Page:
Meet Canada’s New Food Guide
In case you haven’t heard, the Canada Food Guide got a much-needed makeover recently.
To help you understand what’s changed and why you’ll want to care, we chatted with Marsha Fenwick, a Holistic Nutritionist and Certified Cancer Coach.
How do the changes to the Canada Food Guide affect cancer patients?
The reduction of dairy as a food group is a big step forward. Dairy containing foods can be hard to digest and can be pro-inflammatory. Some people are sensitive to its different compositions of lactose, whey and/or casein. The reduction in meat is wise and consistent with the Canadian Cancer Society’s recommendation to limit red meat and avoid processed meat (most fast food meats, ham, bacon, salami, hot dogs and sausages because they are smoked or cured with preservatives). Also, cooking fatty meat under high heat produces carcinogenic heterocyclic amines. An increase in plant-based protein (including include nuts, seeds, legumes, tofu and tempeh) along with plenty of fruits and vegetables is probably the most significant improvement. Vegetables and fruits are nutrient dense and also contains fibre! (see #2) The reduction of fruit juice and chocolate milk to making water your drink of choice is a significant change as they are a large source of refined sugars! Lastly, whole grains (a good source of energy and B vitamins) are also a much better choice than refined processed grains.
What are the benefits of embracing more plants in your diet?
These foods contain vitamins, minerals, fibre and phytonutrients and research shows a reduction in heart disease, cholesterol, type 2 diabetes and obesity (which may also be risk factors for some cancer patients) when eating these foods. Specifically, these foods also contain lignans, flavonoids, antioxidants and phytochemicals, which also correlates to a reduction of risk of several types of cancer such as breast, colorectal and prostate. Plant fibre (soluble and insoluble) aid in digestion, promotes a healthy gut microbiome and is strongly associated with lower disease risk in many health conditions including colon cancer.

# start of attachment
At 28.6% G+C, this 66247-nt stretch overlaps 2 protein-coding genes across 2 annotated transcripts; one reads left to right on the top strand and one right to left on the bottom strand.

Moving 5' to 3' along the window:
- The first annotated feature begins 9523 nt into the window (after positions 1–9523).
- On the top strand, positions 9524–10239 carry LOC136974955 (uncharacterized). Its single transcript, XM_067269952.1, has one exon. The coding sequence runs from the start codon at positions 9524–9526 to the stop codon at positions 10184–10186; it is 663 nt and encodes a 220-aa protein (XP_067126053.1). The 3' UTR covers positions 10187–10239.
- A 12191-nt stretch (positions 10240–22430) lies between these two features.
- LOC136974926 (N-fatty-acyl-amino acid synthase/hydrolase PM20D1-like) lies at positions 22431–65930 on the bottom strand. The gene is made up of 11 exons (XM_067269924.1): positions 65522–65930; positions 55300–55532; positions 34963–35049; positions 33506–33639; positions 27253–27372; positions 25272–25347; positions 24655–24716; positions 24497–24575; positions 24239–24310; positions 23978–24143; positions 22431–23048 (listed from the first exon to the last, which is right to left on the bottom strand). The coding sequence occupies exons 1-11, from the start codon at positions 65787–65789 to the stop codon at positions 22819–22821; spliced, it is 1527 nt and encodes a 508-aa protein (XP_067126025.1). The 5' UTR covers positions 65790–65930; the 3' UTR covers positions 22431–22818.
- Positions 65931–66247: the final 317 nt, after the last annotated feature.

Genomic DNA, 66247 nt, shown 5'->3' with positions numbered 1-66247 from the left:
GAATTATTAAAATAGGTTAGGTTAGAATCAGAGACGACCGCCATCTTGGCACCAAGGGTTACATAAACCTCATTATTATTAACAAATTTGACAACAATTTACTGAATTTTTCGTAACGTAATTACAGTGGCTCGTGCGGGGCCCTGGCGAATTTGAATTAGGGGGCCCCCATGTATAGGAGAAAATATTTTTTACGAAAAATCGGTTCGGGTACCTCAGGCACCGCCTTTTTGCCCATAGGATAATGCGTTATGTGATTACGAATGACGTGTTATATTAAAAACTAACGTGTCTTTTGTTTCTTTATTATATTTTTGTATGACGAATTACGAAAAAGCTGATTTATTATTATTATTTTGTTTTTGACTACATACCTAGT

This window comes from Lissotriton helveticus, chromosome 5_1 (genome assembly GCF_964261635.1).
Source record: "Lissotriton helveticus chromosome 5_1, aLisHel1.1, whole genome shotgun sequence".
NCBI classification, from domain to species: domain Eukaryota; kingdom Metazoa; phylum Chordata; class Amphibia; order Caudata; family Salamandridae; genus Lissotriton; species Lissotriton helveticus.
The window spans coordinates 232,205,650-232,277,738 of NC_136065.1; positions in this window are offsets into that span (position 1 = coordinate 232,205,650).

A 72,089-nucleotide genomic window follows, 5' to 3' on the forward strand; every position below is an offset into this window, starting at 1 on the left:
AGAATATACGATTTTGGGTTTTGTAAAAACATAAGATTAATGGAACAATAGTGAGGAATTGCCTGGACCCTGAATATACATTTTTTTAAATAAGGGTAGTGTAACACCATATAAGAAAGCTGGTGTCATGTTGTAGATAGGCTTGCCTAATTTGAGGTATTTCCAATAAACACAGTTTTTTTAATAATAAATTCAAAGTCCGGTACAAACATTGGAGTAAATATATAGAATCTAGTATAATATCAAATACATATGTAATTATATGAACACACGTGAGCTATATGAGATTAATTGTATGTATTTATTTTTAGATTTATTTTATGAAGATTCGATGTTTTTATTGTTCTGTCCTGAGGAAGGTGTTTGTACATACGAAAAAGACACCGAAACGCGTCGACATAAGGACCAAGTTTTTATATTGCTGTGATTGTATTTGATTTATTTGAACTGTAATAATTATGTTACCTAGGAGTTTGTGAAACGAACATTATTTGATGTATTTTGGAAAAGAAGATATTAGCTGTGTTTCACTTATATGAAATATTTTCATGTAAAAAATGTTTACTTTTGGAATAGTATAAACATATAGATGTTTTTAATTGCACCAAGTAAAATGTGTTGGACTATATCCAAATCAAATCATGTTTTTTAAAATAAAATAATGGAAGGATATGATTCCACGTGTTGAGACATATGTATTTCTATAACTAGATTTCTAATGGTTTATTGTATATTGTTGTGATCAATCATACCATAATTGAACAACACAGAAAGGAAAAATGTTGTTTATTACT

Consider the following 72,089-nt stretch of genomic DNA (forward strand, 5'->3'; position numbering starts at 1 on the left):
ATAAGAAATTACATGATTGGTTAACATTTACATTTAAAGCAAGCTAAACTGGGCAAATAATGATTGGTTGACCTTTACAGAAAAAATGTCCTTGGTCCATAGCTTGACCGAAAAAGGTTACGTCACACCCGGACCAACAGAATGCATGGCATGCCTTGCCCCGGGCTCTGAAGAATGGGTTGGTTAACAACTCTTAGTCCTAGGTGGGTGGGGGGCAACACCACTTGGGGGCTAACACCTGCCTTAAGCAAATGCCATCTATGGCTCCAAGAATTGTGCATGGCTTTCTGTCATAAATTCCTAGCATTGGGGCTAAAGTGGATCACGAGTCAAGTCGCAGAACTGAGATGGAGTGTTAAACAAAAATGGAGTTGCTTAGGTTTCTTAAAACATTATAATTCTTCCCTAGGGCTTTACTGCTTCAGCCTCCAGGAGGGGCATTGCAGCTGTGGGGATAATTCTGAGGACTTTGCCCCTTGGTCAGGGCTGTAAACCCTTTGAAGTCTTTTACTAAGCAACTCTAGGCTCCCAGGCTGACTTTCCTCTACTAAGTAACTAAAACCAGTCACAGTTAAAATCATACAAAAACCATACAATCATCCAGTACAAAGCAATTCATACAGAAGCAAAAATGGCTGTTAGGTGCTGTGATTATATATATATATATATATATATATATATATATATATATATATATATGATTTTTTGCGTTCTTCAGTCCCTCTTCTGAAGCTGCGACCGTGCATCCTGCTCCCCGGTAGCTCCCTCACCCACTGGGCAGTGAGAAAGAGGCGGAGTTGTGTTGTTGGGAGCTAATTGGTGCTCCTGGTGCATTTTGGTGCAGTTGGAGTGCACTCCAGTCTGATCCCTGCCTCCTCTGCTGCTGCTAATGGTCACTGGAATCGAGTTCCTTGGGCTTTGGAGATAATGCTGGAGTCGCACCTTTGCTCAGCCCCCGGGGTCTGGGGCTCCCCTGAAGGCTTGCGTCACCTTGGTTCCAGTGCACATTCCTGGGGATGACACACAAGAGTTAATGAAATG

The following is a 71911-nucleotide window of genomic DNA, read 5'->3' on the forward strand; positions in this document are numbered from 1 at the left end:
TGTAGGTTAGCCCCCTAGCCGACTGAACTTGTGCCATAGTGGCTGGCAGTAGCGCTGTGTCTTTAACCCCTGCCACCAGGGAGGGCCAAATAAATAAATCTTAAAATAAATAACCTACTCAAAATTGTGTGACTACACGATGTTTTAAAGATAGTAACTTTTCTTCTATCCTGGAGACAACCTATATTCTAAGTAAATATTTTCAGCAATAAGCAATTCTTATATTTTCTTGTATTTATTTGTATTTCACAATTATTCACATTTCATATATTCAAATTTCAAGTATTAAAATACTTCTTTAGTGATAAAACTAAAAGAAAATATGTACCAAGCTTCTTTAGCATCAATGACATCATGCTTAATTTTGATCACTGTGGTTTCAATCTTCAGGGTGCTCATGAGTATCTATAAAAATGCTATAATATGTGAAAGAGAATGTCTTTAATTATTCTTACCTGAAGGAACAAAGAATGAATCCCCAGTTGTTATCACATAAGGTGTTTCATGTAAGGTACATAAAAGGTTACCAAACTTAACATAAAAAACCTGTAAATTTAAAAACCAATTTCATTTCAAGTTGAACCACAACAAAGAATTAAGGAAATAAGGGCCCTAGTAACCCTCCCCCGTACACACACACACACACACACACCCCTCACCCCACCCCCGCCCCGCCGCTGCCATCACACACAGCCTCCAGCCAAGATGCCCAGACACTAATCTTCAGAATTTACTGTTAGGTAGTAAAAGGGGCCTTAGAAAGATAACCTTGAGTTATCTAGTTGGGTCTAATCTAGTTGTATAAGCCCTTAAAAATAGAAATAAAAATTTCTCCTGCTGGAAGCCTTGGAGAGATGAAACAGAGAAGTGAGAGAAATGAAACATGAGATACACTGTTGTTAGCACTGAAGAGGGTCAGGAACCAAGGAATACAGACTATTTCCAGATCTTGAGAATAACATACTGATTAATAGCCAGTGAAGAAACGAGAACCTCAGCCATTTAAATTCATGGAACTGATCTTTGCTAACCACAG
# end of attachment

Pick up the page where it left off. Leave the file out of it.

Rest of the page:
Why are the new proportions vs serving sizes a better approach?
The old guide was not very realistic as it’s difficult for individuals to weigh or measure their food. The new recommendations are visual, emphasizing more nutrient-rich options and proportions which can lead to better choices. Understanding food quality and not counting serving sizes is key and will bring much awareness!
What is your take on the new warnings against alcohol consumption, especially as they relate to cancer prevention?
I believe it is a wise and prudent warning as there is a direct link and growing concern with alcohol and its relationship to obesity and several cancers like liver, oral and throat, colorectal and breast cancers as well as alcohol’s contribution to other serious diseases. It is no longer just about alcohol’s relation to sugar and empty calories rather its overall effect on health.
Why is mindfulness important when it comes to eating?
There has been a trend towards eating on-the-go, in your car, at your desk, fast foods and drive through eating. Bringing back home cooking, and eating around the table with family, friends and community can promote awareness, well being and encourages eating whole foods rather than processed foods in a box.
When you think of the needs of cancer patients, both in-treatment or post-treatment, is there anything that still needs addressing when it comes to healthy eating?
In my opinion, there needs to be a greater emphasis on food quality, digestive health and individualized nutrition. Food quality includes a discussion on pesticides, genetically modified foods along with methods of farming. Optimizing digestive health and the microbiome is gaining a lot of attention in the field of nutrition and cancer research and includes the absorption of nutrients and the metabolism of food into energy. Individualized nutritional counselling is recommended to address and identify individuals needs through their cancer journey and for prevention.
Final thoughts on the new and improved Canada Food Guide?
The guide is a significant improvement yet simplistic. It is a great start but needs more direction for many individuals depending on health needs. There are still some important details missing around the quality of dairy (low fat vs high fat), and the protein choices on the new plate. Healthy fats and oils also play a vital role in our health and this is not displayed as a category on the visual food plate. The section on whole grains may still be too generous for people with diabetes, obesity and heart disease. A goal and wish of mine would be to bring healthier food initiatives to hospitals and other public spaces like removing vending machines, reducing processed foods, refined sugar and bringing in fresh produce, whole food and groceries into these institutions!
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Marsha Fenwick, C.N.P. R.T.
Marsha is not your typical nutritionist. She began her career 20 years ago as Registered Respiratory Therapist. Later, she earned her certifications as a Registered Nutritional Consultant Practitioner, Certified Nutritional Practitioner, and Registered Orthomolecular Health Practitioner. Marsha is also a Certified Cancer Coach. Her clinical practice specializes in: sustainable healthy weight loss, digestive health, women’s hormones, diabetes, heart health, and cancer prevention and recovery. For more information, you can also check out her website: Marsha Fenwick Nutrition.